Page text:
Saturday, July 1, 2017

The Peril of Taking Bad Advice

The story is not so much about the letter-writer, Easily Swayed. It is not so much about Polly’s response, which is not worth the time or the trouble. What interests me in this story, which I will report in detail, is that a young woman was swayed, influenced, pushed and nudged out of a good and loving relationship… for reasons that make no sense to her or to us.

So, the story is about peer pressure and about advice columnists, like Dear Sugar—and No, I haven’t read it—that promote an attitude that hurts women. It hurts women by undermining good relationships in order to push these women to become independent and alone and in therapy. Peer pressure tells young women that they must not marry before their careers have blossomed. In that way they can be looking for husbands in their mid thirties and look forward to having toddlers running around the house when they are promoted to the executive suite. What is wrong with this picture?

It doesn’t matter. The narrative influences people and breaks up perfectly good relationships. We do not know whether ES’s relationship was one of them. She thinks that it was. She ends up thinking that she made the mistake of a lifetime. Polly gets it, even though she still thinks, lamely, that it’s a question of how badly ES wants her ex.

Polly writes:

You can’t come to love out of fear or desperation or depression. You have to come to love from a place of strength. If you feel solid and not neurotic and you’re letting your feelings flow and you STILL WANT YOUR EX in every cell and you know he’s the one for you, a million times better than every dumb guy you are forced to date, then go to him. But as far as I can tell, you’re not there yet.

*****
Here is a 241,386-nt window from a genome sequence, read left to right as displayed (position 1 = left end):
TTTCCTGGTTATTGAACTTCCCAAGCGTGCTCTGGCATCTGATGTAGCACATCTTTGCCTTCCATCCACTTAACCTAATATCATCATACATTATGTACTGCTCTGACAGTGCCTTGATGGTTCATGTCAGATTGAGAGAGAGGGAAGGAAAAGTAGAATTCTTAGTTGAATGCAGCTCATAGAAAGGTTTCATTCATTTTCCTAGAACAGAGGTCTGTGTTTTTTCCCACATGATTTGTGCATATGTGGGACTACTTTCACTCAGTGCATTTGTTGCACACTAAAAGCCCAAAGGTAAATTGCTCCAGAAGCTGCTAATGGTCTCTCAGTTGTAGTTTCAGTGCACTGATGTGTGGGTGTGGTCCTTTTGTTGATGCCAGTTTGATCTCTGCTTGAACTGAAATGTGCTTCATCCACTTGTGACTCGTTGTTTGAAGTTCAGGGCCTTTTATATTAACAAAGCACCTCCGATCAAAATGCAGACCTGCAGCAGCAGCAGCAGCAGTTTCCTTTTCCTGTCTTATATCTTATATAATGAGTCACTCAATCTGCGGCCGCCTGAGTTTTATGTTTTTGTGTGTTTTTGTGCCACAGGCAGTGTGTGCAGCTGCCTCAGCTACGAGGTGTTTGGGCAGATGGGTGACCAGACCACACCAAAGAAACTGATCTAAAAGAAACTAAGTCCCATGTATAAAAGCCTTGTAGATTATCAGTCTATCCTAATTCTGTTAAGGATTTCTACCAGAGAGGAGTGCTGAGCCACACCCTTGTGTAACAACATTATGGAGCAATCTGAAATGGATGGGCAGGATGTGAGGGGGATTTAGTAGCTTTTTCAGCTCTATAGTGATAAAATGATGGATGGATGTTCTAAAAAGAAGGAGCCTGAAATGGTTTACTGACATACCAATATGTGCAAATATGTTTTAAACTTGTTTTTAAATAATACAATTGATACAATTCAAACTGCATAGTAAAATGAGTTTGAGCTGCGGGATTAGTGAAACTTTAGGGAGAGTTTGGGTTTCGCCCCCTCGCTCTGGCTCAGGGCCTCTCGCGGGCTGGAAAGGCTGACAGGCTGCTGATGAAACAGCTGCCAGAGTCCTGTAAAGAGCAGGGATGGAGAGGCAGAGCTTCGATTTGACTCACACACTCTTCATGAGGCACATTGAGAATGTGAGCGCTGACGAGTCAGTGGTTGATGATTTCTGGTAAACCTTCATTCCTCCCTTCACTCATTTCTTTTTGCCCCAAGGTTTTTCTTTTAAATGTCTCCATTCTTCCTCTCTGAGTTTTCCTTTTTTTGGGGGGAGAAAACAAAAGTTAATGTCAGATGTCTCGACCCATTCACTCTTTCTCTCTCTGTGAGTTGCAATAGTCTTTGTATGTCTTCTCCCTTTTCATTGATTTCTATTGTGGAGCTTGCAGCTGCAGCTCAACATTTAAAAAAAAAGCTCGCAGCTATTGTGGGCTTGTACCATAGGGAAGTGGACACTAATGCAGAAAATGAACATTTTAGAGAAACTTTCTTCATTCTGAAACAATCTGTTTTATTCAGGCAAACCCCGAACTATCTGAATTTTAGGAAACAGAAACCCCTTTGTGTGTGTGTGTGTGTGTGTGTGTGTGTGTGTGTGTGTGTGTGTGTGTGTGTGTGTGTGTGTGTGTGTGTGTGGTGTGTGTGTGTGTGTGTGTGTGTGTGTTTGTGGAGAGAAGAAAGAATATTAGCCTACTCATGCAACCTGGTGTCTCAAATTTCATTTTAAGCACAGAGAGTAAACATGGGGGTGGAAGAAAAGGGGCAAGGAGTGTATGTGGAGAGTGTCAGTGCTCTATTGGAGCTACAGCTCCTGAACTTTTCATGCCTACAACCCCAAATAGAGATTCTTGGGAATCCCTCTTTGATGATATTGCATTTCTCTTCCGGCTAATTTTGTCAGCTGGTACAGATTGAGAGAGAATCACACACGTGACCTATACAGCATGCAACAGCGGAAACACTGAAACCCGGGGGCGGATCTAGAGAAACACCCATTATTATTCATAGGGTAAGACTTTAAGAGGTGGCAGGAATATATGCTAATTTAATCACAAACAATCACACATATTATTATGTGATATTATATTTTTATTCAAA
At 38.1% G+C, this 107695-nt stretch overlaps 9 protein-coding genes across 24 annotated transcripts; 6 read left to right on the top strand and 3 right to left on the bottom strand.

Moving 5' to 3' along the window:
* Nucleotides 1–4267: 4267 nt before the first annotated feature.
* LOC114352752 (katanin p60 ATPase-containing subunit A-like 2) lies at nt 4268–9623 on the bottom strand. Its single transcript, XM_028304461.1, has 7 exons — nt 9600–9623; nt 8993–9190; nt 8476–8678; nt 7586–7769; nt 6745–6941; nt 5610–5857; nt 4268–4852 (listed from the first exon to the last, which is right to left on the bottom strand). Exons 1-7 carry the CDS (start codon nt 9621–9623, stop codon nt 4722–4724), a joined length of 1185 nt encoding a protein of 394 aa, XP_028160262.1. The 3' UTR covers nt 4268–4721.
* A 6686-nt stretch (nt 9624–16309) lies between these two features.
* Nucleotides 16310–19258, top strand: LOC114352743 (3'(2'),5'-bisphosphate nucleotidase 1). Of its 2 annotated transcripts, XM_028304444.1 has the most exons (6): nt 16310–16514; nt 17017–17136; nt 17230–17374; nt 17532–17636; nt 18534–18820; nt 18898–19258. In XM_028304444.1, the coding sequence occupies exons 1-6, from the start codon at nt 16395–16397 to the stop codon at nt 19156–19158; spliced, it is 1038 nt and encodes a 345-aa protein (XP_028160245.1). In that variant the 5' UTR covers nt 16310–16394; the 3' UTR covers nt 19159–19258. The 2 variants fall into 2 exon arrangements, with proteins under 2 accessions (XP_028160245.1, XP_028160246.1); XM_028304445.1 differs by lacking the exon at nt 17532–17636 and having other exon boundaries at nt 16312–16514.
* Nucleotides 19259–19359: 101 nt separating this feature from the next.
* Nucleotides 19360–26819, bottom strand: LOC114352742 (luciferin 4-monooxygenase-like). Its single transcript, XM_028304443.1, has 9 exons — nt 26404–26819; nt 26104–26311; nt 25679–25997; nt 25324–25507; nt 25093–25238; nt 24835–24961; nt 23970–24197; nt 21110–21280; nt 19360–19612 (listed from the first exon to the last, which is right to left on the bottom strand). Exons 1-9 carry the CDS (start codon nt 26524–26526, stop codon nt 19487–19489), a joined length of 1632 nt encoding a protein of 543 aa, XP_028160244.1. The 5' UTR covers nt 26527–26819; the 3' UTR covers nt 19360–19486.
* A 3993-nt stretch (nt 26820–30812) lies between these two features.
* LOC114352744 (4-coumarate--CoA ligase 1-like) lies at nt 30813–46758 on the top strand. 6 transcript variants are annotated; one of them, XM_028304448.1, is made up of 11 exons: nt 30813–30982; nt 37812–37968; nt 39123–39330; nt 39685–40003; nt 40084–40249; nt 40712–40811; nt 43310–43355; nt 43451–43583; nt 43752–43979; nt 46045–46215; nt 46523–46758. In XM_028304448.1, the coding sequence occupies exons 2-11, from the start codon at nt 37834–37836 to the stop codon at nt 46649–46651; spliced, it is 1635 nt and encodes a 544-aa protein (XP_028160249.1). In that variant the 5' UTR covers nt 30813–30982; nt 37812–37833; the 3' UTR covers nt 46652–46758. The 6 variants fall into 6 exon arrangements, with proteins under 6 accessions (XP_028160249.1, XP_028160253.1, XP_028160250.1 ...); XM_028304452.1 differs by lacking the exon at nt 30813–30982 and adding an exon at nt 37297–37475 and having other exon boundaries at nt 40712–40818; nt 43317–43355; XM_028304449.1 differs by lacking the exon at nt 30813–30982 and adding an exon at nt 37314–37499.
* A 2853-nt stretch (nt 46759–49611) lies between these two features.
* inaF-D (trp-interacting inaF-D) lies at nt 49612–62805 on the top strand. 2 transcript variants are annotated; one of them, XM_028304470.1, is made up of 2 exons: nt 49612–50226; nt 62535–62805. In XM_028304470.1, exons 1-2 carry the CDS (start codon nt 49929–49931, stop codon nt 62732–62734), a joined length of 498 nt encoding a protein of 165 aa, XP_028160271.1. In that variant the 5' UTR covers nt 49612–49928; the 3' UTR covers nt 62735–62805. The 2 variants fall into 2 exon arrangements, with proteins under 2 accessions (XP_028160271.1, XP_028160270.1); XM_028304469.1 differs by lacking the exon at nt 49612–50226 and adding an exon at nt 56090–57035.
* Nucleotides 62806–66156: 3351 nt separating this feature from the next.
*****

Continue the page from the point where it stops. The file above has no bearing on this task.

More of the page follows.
Yes, it feels like a risk. But every day alive on this planet is a risk. Your big challenge right now is not to decide about your ex. Your big challenge is to learn to become calm and present and even invigorated by the giant risk of being alive.

When you made a huge mistake you will be suffering from serious mental anguish. You do not have to puff up your strength and do more therapy to recognize the mistake. As far as I can tell ES is there, right now. Why is Polly telling her not to try to rectify her error? The last paragraph is psycho-blather, an embarrassing piece of silliness. ES’s challenge is to accept that she made a mistake and to beg for forgiveness.

Now, in case you are curious about the true story, here is Easily Swayed’s letter, excerpted:

I started dating my boyfriend when I was 23 and he was 22, and we had six lovely years together — some long-distance, some in the same city. He was my first real relationship, but I mostly felt a deep sense of contentment, surety, and love during our time together. We moved in together last year, and I soon began having doubts about whether I was ready to settle down, whether I should have more life experiences on my own, and whether I could be happy being with him for the rest of my life.

For reasons that escape me, young women are being told that they must accumulate a series of life experiences—meaning what, exactly?—before settling down. In truth, if a young woman finds a man she loves who would make a great husband, why delay? In order to have a few more hookups while being blackout drunk? In order to develop some good singles routines before trying to establish couples routines?

Anyway, ES made a decision based on an advice column. Generally speaking this is a bad idea, not because all of these columns offer bad advice—some do, some don’t—but because the columnists rarely know enough to grasp the complexity of the situation. 

ES continues:

And, after months of research and swimming through doubts, I deduced that the prevailing advice seems to be the line from Dear Sugar: Wanting to leave is enough.

Apparently, ES is also a reader of Ask Polly, so she credits Polly too:

So I did it. I took everyone’s advice — yours, Sugar’s, the myriad of commenters on those message board-threads — and followed my gut. I packed up my stuff and moved out of the apartment we shared, and I haven’t talked to him in four months. It’s the bravest, most disruptive thing I’ve ever done in my peaceful, easy life.

Now she is doing what the columnists think that she should be doing. And naturally, she is going to therapy and learning all kinds of truths about how she is easily influenced: